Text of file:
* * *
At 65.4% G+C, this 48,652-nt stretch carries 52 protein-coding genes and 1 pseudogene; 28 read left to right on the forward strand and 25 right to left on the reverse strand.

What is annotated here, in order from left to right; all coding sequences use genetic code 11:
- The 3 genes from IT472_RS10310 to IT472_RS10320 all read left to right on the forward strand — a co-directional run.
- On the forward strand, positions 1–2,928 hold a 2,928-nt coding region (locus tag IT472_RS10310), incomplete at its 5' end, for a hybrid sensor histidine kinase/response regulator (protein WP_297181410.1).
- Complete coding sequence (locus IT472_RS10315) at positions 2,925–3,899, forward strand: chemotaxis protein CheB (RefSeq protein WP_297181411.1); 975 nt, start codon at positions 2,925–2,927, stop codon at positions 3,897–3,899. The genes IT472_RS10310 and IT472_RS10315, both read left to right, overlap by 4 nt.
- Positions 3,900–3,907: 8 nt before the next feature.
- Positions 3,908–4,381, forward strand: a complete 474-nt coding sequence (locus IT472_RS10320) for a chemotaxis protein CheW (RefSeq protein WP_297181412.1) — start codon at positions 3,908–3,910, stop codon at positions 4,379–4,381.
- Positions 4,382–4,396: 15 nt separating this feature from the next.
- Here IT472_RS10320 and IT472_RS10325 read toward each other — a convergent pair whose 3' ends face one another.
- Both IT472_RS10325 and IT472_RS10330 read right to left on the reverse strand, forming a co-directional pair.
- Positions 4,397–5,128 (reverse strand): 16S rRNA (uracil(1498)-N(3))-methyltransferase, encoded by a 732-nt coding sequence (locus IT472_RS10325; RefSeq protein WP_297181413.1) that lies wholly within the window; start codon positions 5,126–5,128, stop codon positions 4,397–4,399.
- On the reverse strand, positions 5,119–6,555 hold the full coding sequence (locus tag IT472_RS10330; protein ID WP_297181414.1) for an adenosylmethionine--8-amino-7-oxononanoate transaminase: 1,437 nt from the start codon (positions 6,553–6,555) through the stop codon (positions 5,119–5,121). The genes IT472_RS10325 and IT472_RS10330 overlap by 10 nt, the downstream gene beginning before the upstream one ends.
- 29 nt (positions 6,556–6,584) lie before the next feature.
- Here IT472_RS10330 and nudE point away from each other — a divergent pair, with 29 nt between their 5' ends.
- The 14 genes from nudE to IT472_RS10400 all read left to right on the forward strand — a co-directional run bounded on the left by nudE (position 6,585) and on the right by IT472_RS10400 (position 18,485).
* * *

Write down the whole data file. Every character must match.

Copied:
At 65.4% G+C, this 48,652-nt stretch carries 52 protein-coding genes and 1 pseudogene; 28 read left to right on the forward strand and 25 right to left on the reverse strand.

What is annotated here, in order from left to right; all coding sequences use genetic code 11:
- The 3 genes from IT472_RS10310 to IT472_RS10320 all read left to right on the forward strand — a co-directional run.
- On the forward strand, positions 1–2,928 hold a 2,928-nt coding region (locus tag IT472_RS10310), incomplete at its 5' end, for a hybrid sensor histidine kinase/response regulator (protein WP_297181410.1).
- Complete coding sequence (locus IT472_RS10315) at positions 2,925–3,899, forward strand: chemotaxis protein CheB (RefSeq protein WP_297181411.1); 975 nt, start codon at positions 2,925–2,927, stop codon at positions 3,897–3,899. The genes IT472_RS10310 and IT472_RS10315, both read left to right, overlap by 4 nt.
- Positions 3,900–3,907: 8 nt before the next feature.
- Positions 3,908–4,381, forward strand: a complete 474-nt coding sequence (locus IT472_RS10320) for a chemotaxis protein CheW (RefSeq protein WP_297181412.1) — start codon at positions 3,908–3,910, stop codon at positions 4,379–4,381.
- Positions 4,382–4,396: 15 nt separating this feature from the next.
- Here IT472_RS10320 and IT472_RS10325 read toward each other — a convergent pair whose 3' ends face one another.
- Both IT472_RS10325 and IT472_RS10330 read right to left on the reverse strand, forming a co-directional pair.
- Positions 4,397–5,128 (reverse strand): 16S rRNA (uracil(1498)-N(3))-methyltransferase, encoded by a 732-nt coding sequence (locus IT472_RS10325; RefSeq protein WP_297181413.1) that lies wholly within the window; start codon positions 5,126–5,128, stop codon positions 4,397–4,399.
- On the reverse strand, positions 5,119–6,555 hold the full coding sequence (locus tag IT472_RS10330; protein ID WP_297181414.1) for an adenosylmethionine--8-amino-7-oxononanoate transaminase: 1,437 nt from the start codon (positions 6,553–6,555) through the stop codon (positions 5,119–5,121). The genes IT472_RS10325 and IT472_RS10330 overlap by 10 nt, the downstream gene beginning before the upstream one ends.
- 29 nt (positions 6,556–6,584) lie before the next feature.
- Here IT472_RS10330 and nudE point away from each other — a divergent pair, with 29 nt between their 5' ends.
- The 14 genes from nudE to IT472_RS10400 all read left to right on the forward strand — a co-directional run bounded on the left by nudE (position 6,585) and on the right by IT472_RS10400 (position 18,485).